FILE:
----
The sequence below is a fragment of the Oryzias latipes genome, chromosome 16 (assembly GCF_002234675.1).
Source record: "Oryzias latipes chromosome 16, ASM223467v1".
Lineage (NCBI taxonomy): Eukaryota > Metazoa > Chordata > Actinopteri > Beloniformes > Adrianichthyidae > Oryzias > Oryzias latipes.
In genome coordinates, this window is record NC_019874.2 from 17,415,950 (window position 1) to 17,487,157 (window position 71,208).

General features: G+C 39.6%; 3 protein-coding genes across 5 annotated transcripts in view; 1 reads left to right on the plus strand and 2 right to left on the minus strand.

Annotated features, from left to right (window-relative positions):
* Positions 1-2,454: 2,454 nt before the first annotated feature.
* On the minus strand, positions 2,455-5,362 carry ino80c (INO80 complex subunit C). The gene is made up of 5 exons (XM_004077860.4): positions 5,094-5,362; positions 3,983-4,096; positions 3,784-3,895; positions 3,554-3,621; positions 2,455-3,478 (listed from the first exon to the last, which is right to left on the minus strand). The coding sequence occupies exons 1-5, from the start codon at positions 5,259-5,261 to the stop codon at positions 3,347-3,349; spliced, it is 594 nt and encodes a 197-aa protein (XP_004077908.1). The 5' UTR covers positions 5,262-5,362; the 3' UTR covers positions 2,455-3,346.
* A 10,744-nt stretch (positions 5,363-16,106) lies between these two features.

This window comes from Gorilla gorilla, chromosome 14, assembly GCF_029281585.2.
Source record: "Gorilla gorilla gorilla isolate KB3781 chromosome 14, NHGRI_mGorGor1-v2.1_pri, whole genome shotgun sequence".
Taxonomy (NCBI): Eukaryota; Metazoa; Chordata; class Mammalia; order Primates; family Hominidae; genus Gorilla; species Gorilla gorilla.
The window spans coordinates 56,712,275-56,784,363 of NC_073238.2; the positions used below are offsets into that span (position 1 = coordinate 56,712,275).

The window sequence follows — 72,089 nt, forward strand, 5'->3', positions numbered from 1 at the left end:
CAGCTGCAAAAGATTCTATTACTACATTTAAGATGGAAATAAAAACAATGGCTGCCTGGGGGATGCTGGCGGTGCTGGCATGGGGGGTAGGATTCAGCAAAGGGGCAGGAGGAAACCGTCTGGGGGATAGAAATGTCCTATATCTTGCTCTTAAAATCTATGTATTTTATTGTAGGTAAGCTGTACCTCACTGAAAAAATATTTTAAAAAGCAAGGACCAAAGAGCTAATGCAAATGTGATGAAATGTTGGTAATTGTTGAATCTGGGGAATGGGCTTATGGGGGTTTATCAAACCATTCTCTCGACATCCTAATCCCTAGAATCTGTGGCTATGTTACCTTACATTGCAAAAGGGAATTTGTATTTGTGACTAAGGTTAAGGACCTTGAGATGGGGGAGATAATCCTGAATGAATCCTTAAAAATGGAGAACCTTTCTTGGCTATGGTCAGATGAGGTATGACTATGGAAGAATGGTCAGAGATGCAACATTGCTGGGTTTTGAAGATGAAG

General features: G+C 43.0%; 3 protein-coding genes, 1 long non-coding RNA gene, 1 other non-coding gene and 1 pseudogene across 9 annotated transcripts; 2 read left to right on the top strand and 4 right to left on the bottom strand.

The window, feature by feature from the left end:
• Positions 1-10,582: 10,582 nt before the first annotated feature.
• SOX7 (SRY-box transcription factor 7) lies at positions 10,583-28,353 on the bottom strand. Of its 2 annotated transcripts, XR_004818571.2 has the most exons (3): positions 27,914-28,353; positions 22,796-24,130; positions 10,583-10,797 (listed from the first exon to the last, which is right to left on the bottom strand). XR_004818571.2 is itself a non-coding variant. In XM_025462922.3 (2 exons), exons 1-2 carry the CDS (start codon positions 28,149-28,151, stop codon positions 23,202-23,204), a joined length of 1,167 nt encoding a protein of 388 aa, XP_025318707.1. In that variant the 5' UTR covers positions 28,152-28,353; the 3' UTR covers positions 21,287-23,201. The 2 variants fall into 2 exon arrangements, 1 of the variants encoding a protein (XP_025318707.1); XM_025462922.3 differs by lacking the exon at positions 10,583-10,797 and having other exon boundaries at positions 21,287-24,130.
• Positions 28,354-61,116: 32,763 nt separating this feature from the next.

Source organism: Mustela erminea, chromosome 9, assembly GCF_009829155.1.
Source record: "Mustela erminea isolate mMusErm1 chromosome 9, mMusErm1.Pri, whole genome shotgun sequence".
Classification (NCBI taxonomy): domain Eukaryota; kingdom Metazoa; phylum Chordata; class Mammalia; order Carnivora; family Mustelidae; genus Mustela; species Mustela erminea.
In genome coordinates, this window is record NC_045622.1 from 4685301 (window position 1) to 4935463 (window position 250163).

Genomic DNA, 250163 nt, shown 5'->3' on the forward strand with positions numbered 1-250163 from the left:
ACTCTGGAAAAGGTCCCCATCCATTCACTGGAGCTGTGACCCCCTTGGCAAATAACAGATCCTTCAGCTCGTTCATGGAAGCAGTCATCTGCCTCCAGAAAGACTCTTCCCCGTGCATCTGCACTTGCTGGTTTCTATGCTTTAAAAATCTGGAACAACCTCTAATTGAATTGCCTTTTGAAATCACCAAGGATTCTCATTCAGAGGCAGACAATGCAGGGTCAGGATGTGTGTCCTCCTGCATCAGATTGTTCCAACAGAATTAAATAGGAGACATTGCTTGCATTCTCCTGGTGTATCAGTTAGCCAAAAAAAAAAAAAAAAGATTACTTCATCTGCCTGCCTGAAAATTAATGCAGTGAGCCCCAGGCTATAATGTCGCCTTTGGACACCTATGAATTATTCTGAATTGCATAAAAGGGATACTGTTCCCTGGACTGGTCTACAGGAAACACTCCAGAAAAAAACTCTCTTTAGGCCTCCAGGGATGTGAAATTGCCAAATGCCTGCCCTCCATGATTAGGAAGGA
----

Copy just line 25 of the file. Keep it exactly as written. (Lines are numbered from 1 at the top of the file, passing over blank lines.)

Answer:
Genomic DNA, 250163 nt, shown 5'->3' on the forward strand with positions numbered 1-250163 from the left: